Controversy has erupted over new French scientific research claiming that genetically modified corn and the herbicide Roundup increases the chance of lab rats developing tumours and dying prematurely.

Controversy has erupted over new French scientific research claiming that genetically modified corn and the herbicide Roundup increases the chance of lab rats developing tumours and dying prematurely. Photo: Reuters

Controversy has erupted over new French scientific research claiming that genetically modified corn and the herbicide Roundup increases the chance of lab rats developing tumours and dying prematurely.

The paper, published by journal Food and Chemical Toxicology overnight, prompted the French government to ask a health watchdog to investigate whether the strain of GM corn posed a threat to human health and imports should be suspended.

But independent scientists criticised the researchers for conducting the tests on rats highly prone to tumours and using an unconventional analysis described by one academic as a "statistical fishing trip".

The paper found low levels of both GM corn strain known as NK603 and Roundup — the world's best selling weed-killer — could cause severe health effects over a rats' 2-year life-time, including mammary tumours and kidney and liver damage.

Up to 50 per cent of males and 70 per cent of females tested in the study died prematurely, compared with 30 per cent of rats in a control group.

The engineered corn, which is resistant to Roundup, and the herbicide itself are both products of agricultural biotechnology multi-national Monsanto.

But critics pointed to a 1979 study on the same type of rat that found an overwhelming proportion developed tumours before the age of two, even if otherwise healthy.

They questioned the researchers  failure to use a standard statistical analysis to examine whether the results differed from what might be expected through random variation.

The French government responded to the paper by asking the National Agency for Health Safety to investigate the finding.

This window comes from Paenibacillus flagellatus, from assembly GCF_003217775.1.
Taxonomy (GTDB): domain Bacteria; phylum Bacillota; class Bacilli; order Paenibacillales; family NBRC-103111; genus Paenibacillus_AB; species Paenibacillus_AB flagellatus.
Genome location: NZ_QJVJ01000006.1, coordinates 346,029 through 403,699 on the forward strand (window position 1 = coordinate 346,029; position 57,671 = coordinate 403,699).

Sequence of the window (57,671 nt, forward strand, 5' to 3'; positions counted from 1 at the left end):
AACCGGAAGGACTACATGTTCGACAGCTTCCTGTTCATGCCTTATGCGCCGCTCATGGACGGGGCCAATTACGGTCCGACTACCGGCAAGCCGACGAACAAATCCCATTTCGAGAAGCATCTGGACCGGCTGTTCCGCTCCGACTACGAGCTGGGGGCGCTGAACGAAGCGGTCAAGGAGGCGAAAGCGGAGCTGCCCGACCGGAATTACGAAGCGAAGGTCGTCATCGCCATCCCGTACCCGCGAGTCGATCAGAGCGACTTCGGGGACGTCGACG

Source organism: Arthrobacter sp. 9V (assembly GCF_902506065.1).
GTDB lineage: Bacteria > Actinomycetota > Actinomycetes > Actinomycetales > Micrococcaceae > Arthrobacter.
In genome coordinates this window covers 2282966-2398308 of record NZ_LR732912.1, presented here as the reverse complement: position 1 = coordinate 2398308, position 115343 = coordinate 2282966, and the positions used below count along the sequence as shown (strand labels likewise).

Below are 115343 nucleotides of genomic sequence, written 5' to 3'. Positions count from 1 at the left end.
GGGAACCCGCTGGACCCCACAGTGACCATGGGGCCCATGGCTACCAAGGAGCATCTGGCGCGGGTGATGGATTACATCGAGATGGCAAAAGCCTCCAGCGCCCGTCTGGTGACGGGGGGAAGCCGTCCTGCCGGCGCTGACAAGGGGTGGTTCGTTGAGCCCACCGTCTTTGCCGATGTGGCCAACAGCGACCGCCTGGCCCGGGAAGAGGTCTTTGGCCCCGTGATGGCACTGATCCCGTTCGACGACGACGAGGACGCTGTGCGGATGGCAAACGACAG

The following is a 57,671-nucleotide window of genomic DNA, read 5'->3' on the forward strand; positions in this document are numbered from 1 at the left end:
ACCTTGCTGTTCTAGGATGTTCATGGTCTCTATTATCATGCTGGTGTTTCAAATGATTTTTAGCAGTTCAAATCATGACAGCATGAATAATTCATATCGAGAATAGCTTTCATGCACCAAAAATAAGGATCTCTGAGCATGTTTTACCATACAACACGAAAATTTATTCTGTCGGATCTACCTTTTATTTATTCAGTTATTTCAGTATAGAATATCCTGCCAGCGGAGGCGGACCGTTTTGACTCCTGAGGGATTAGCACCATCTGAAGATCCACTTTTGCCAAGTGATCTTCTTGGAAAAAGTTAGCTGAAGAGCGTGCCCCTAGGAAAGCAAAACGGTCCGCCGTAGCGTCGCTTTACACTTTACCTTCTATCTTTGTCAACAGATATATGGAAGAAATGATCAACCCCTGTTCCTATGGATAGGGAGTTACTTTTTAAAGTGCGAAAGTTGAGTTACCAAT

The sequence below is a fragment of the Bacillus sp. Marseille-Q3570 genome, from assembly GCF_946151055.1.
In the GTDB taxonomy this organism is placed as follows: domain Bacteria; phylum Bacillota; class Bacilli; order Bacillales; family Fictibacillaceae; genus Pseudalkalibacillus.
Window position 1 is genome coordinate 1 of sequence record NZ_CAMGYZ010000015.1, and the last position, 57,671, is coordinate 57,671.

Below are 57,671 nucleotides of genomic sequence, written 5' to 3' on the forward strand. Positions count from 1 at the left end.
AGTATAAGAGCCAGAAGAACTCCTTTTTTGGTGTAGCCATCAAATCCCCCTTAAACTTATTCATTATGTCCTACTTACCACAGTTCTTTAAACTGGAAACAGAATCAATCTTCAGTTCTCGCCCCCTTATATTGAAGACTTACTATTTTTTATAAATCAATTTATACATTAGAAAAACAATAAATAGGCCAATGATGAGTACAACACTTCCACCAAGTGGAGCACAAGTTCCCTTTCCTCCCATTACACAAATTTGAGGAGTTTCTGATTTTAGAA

"Depending on [its] opinion, the government will urge the European authorities to take all necessary measures to protect human and animal health," three ministers said in a statement.

In a press conference at the University of Caen in Normandy, lead scientist Gilles-Eric Seralini said the study was the first look at rats over their normal lifespan of two years.

"For the first time ever, a GM organism and a herbicide have been evaluated for their long-term impact on health, and more thoroughly than by governments or the industry," he said. "The results are alarming."

Professor Seralini is a long-time critic of genetically modified foods and has previously attacked Australian authorities for failing to get independent assessments of GM foods.

Earlier this year he drew criticism for posting on his website a certificate declaring he had been named the International Scientist of the Year 2011.

The certificate was removed from his website after it was revealed it was issued by the International Biographical Centre of Cambridge, which invites scientists and professionals to buy certificates declaring they are world leaders.

The strain of GM corn at the centre of the new study is sold, but not grown, in Australia. It is used in products such as corn oil, corn syrup and cornflour.

Regulator Food Standards Australia and New Zealand has approved more than 50 GM products to be imported into the two countries. Farmers in some Australian states — particularly Western Australia, but also Victoria and NSW — grow GM cotton and canola.

Scott Kinnear, director of GM-sceptic organisation the Safe Food Foundation, said the new research exposed a critical deficiency in the local regulatory process.

"To ensure that the public is protected against further exposure, there is an urgent need for a fundamental overhaul of the regulatory framework," he said.

"I think before we dismiss Seralini's research it is important for him to have an opportunity to come back against his critics. It is far too easy to just dismiss it."

Food Standards Australia New Zealand said it had not seen compelling evidence of a safety risk.

FSANZ chief scientist Paul Brent said it would look at any new research, but its confidence in the safety of GM products was backed by regulatory counterparts in the US, Canada, Japan and Europe.

GM crops are widely grown in the US, Brazil and China but remains a hot-button issue in some European countries.

"As far as I am concerned there has never been a study that has shown in any way that there is a safety concern," Dr Brent said.

"There is no plausible scientific reason to think something is going to happen. You look at a comparison of GM food and non-GM food and they are almost exactly the same."